ShotSpotter’s High-Tech Mics Offer a Tool to Combat Gun Violence
March 14, 2016
More than just accuracy, this smart city technology is advancing accountability
Gun violence in the United States, according to Ralph Clark, is much worse than people think. At a time when we’re constantly confronted with tragic news about mass shootings, this sounds like the last thing anybody wants to hear. But Clark, it turns out, isn’t saying that to be a bummer. The CEO of ShotSpotter (SST), a company that sells gunfire detection technology to cities and municipalities, would say that information is the first step to solving the problem. And since starting 20 years ago and finding success in scores of cities around the country, he would be the first to say that data does make a difference: 12.8 percent, in fact, the amount that gunfire decreased last year in cities utilizing ShotSpotter technology, according to their own data.
"We’re the hedgehogs of gun violence data," says ShotSpotter CEO Ralph Clark. "We dig deep."
ShotSpotter control room, which analyzes sensor data to pass along to local law enforcement.
Clark is quick to note that the technology, which utilizes mics and audio sensors to triangulate the location of a gunshot and create an accurate picture of activity in a particular neighborhood or city, down to timestamps and GPS coordinates for specific shots, can't do everything. It can’t necessarily tell police anything about robberies, car jacking, or burglaries. But by providing an accurate picture of the true extent of gun violence, ShotSpotter aims to improve not just enforcement, but accountability.
"Gun violence is a lot bigger than homicides," he says, "and it’s very underreported. We see people calling 911 less than 20 percent of the time in many areas, especially communities where there are issues with police trust. Police can’t respond to things they’re not aware of, and since gun violence is significantly underreported, it hampers the response capabilities. When serial shooters see a more engaged police and community, they see more risk to continuing negative behavior."
Since the Newark, California-based company began operating in California in 1996, it’s been adopted by dozens of metro areas around the country, especially the Bay Area, and is currently being tested in Detroit and sections of Brooklyn and the Bronx in New York. While the technology's direct effect on crime prevention and arrest rates hasn't been conclusively established, since crime rates in general have been decreasing steadily of the past years, ShotSpotter does offer police forces more real-time information, data, and responsiveness.
It's also now offering a more affordable means of getting this kind of data, part of an extensive expansion plan. A recent agreement with GE integrates SST technology with the company’s smart streetlights, part of GE Lighting’s Intelligent Environments for Cities platform, a move that makes ShotSpotter capabilities much more affordable for cities. It now costs $65,000 to $90,000 to set up 15-20 sensors per square mile to get standalone ShotSpotter data. A city the size of Copenhagen can now be covered, via integration with the GE lighting, for roughly $200,000 annually. ShotSpotter is currently being used in 90 cities, and Clark believes the technology could be useful in 1,500 to 2,000 metropolitan areas.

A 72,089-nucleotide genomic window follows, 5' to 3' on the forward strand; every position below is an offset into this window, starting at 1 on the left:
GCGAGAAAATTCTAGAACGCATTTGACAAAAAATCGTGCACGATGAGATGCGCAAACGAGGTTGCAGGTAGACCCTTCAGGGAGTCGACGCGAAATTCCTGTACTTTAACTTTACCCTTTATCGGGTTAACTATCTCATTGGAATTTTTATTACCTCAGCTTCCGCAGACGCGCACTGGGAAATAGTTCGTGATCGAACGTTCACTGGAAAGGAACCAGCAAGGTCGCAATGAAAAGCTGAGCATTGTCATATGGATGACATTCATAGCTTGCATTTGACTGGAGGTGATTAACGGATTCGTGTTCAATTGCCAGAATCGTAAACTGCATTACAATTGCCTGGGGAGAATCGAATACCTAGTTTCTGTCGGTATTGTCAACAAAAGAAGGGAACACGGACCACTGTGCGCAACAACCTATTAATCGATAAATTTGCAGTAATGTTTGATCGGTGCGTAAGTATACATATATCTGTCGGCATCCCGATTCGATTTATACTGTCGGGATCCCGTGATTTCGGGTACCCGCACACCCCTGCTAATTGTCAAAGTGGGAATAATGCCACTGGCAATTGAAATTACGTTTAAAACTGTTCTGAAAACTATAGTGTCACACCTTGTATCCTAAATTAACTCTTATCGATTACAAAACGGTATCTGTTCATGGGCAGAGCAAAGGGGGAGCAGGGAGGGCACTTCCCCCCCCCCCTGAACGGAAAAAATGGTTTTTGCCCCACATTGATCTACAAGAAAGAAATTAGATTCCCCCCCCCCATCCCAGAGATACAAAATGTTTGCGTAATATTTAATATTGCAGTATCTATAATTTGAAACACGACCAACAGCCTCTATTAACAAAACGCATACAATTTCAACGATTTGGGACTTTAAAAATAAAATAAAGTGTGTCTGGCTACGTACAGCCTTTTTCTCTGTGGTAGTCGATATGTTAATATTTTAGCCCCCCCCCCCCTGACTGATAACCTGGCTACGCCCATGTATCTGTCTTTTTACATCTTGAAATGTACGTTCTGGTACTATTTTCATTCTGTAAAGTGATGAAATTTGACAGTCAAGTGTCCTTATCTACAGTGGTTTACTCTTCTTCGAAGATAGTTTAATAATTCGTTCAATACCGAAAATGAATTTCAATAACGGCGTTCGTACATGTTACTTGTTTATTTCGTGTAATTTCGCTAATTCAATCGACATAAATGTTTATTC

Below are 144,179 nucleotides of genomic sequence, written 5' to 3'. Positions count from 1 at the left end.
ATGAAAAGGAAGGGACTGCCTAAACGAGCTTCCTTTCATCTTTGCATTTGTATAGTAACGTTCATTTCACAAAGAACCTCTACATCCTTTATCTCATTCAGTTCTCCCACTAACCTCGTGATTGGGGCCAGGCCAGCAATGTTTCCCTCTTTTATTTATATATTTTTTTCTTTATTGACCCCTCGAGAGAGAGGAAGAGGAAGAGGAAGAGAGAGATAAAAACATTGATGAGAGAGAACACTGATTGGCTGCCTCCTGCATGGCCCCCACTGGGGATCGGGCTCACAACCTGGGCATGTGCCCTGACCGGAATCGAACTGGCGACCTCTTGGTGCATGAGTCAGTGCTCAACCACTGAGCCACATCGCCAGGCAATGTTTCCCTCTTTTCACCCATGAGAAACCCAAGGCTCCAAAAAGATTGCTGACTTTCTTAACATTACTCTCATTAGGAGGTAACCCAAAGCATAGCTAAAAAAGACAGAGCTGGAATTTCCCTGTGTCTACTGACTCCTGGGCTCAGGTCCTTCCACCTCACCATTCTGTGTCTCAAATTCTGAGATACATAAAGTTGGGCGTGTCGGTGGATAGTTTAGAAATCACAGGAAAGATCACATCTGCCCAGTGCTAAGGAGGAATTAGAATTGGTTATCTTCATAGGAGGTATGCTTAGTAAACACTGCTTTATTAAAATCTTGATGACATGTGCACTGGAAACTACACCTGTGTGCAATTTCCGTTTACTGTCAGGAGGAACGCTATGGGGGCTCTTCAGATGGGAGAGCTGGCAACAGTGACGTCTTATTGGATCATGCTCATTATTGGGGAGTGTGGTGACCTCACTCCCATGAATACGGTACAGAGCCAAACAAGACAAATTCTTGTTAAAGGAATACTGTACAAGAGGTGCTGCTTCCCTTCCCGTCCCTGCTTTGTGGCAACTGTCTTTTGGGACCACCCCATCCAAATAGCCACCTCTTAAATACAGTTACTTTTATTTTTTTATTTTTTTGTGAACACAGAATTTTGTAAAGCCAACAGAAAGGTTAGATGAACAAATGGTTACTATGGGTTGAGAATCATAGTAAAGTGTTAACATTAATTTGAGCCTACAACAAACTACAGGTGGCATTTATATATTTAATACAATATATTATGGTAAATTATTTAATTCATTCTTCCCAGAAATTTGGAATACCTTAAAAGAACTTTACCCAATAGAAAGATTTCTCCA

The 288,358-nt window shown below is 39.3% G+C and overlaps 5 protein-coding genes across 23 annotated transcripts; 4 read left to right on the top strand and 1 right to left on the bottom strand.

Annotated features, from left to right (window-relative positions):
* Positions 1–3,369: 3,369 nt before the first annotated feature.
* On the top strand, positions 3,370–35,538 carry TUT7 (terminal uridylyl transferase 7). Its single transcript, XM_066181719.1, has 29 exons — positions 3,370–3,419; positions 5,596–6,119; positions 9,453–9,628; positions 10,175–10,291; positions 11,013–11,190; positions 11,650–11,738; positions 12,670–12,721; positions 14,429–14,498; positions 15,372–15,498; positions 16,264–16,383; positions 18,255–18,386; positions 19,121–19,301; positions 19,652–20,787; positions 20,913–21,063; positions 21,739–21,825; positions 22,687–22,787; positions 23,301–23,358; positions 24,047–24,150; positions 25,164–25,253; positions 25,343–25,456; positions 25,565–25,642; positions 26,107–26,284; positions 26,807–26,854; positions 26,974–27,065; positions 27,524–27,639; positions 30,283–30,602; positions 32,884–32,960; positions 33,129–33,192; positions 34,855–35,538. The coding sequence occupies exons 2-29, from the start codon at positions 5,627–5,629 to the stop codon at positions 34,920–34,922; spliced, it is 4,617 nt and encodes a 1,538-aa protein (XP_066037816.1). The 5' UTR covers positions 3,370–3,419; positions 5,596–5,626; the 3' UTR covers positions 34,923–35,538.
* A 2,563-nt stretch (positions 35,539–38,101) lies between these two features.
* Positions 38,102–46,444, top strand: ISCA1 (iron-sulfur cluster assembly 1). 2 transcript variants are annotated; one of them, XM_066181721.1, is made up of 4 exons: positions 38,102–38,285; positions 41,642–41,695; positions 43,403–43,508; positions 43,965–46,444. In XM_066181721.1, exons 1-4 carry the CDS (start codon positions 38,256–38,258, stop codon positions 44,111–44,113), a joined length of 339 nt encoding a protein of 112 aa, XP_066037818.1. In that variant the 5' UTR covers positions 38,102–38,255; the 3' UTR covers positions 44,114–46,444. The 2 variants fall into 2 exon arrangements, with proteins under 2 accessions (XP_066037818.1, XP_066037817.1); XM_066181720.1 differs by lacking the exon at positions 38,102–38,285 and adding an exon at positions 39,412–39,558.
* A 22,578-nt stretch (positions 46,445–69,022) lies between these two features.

"In no way are we ever solely responsible for a decrease in gun violence," says Clark. "But when we’re used as part of a comprehensive strategy, our belief is that we’re contributing along with other things. The biggest contributor is an engaged, collaborative community that is prepared to reduce the new normal of gun violence."
ShotSpotter uses a system of mics to detect and triangulate the location of any gunfire.
Data-driven policing isn’t anything new, especially in the wake of the Uniform Crime Reporting system and the prevalence of the Broken Windows theory, but Clark believes technology that provides detailed public accounting of what’s happening in the city can change perceptions. It’s bigger than homicides. Gun violence has a significant social and economic impact, especially on early childhood development, he says. Now, police count who reports being shot and who comes into the trauma center, and that data becomes the official statistical picture of gun violence.
"If they had the data I had, they’d say this was completely unacceptable," he says. "Our challenge is making people not be blind. Just because it doesn’t send someone to a trauma center doesn’t mean it’s not a big deal. It’s a big deal when kids are scared and sleeping in bathtubs. That’s the reality we report."
Clark says the technology is both providing the opportunity to respond to accurate information, as well as the responsibility of being held accountable to those statistics. And the technology isn’t just applicable to gun violence. Recently, ShotSpotter ran a trial at Kruger National Park in South Africa to help catch poachers, and has been testing an adjusted version of its mics to work as sonar to help combat blast fishing in Asia.
"We think we can make the world a better place," says Clark. "Now with the GE design relationship, we can help communities with less money, even those with a more rare and less predictable relationship with gun violence."